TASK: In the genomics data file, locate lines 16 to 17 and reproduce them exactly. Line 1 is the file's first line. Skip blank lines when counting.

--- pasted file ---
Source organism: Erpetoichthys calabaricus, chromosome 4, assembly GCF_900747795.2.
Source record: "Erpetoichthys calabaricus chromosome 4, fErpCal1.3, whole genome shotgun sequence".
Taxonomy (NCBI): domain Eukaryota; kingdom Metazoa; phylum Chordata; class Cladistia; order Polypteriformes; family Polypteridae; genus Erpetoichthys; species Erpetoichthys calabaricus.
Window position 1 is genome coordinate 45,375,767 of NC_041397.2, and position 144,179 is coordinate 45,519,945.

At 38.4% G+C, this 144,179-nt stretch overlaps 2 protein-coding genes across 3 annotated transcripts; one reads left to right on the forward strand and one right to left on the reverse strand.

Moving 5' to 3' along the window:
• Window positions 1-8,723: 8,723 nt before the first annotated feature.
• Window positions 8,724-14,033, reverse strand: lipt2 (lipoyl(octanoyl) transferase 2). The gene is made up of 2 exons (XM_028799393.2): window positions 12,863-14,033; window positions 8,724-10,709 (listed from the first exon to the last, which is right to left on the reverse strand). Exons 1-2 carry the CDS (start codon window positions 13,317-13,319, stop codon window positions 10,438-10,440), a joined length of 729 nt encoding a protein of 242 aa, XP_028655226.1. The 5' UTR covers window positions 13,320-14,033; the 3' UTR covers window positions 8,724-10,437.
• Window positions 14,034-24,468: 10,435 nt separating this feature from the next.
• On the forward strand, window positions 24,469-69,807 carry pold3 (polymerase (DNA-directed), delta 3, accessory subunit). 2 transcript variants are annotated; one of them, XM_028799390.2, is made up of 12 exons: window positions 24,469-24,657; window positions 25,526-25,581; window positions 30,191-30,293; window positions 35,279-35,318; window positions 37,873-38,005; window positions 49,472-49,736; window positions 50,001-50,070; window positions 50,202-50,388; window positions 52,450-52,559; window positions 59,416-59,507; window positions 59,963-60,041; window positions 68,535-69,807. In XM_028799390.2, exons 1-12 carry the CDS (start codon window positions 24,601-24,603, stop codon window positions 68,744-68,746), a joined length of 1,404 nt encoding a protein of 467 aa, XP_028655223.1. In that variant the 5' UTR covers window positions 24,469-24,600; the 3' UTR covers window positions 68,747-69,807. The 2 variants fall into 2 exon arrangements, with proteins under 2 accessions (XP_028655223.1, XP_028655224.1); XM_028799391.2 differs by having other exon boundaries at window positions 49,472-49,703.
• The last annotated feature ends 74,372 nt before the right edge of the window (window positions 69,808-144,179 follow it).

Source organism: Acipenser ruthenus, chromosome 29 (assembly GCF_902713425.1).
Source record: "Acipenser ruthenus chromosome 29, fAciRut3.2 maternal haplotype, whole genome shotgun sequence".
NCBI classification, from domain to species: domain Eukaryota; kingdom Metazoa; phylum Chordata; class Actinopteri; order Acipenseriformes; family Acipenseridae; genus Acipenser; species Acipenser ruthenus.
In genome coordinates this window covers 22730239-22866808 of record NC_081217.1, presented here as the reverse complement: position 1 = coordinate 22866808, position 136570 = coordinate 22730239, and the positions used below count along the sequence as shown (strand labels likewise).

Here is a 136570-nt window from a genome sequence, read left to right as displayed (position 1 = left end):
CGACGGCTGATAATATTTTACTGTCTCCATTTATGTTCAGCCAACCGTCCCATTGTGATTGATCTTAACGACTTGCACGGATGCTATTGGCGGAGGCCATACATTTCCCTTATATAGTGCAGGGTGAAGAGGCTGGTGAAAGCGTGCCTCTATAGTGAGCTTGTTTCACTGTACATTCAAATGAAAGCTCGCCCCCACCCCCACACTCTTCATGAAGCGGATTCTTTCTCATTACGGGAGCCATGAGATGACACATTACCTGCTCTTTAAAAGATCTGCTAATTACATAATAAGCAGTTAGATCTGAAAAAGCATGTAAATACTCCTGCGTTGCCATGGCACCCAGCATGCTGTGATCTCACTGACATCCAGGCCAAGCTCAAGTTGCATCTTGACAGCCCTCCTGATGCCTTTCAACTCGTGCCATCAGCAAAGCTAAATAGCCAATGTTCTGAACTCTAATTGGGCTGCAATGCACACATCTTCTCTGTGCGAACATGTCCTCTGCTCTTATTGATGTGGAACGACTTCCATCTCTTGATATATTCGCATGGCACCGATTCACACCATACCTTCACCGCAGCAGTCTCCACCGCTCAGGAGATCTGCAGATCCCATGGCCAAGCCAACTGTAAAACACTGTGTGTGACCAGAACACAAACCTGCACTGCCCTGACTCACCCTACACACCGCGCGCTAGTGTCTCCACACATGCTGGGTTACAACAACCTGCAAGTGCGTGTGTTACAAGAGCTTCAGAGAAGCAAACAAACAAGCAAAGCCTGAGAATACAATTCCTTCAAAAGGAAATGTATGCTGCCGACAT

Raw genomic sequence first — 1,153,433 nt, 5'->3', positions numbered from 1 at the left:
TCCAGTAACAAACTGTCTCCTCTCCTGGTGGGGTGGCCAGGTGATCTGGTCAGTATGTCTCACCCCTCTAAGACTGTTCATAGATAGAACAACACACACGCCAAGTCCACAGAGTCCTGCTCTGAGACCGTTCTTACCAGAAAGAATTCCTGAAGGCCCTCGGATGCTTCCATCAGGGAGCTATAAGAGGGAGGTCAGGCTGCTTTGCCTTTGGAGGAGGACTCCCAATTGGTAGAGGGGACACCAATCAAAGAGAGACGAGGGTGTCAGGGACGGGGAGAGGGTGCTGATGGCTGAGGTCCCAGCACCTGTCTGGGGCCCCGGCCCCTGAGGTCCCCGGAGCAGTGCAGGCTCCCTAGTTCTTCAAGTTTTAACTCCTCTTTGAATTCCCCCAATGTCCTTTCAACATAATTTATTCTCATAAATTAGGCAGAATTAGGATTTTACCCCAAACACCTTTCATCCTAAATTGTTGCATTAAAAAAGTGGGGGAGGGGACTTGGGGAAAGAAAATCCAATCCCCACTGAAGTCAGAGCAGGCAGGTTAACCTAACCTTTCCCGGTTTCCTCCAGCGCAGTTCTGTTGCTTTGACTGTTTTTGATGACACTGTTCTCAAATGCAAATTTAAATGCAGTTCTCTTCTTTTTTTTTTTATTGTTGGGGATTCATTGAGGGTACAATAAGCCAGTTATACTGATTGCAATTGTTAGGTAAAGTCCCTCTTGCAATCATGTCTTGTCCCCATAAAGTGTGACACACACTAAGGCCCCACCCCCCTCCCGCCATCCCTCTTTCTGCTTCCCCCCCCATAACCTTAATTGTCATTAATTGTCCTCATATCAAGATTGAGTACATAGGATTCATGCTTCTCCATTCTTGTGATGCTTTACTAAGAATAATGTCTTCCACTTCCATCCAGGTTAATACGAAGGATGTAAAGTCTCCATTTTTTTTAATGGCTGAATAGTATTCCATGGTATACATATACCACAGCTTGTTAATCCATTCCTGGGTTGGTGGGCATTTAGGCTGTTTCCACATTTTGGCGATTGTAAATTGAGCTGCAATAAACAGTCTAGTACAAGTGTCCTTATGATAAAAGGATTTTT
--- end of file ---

Here is a 136570-nt window from a genome sequence, read left to right as displayed (position 1 = left end):
CGACGGCTGATAATATTTTACTGTCTCCATTTATGTTCAGCCAACCGTCCCATTGTGATTGATCTTAACGACTTGCACGGATGCTATTGGCGGAGGCCATACATTTCCCTTATATAGTGCAGGGTGAAGAGGCTGGTGAAAGCGTGCCTCTATAGTGAGCTTGTTTCACTGTACATTCAAATGAAAGCTCGCCCCCACCCCCACACTCTTCATGAAGCGGATTCTTTCTCATTACGGGAGCCATGAGATGACACATTACCTGCTCTTTAAAAGATCTGCTAATTACATAATAAGCAGTTAGATCTGAAAAAGCATGTAAATACTCCTGCGTTGCCATGGCACCCAGCATGCTGTGATCTCACTGACATCCAGGCCAAGCTCAAGTTGCATCTTGACAGCCCTCCTGATGCCTTTCAACTCGTGCCATCAGCAAAGCTAAATAGCCAATGTTCTGAACTCTAATTGGGCTGCAATGCACACATCTTCTCTGTGCGAACATGTCCTCTGCTCTTATTGATGTGGAACGACTTCCATCTCTTGATATATTCGCATGGCACCGATTCACACCATACCTTCACCGCAGCAGTCTCCACCGCTCAGGAGATCTGCAGATCCCATGGCCAAGCCAACTGTAAAACACTGTGTGTGACCAGAACACAAACCTGCACTGCCCTGACTCACCCTACACACCGCGCGCTAGTGTCTCCACACATGCTGGGTTACAACAACCTGCAAGTGCGTGTGTTACAAGAGCTTCAGAGAAGCAAACAAACAAGCAAAGCCTGAGAATACAATTCCTTCAAAAGGAAATGTATGCTGCCGACAT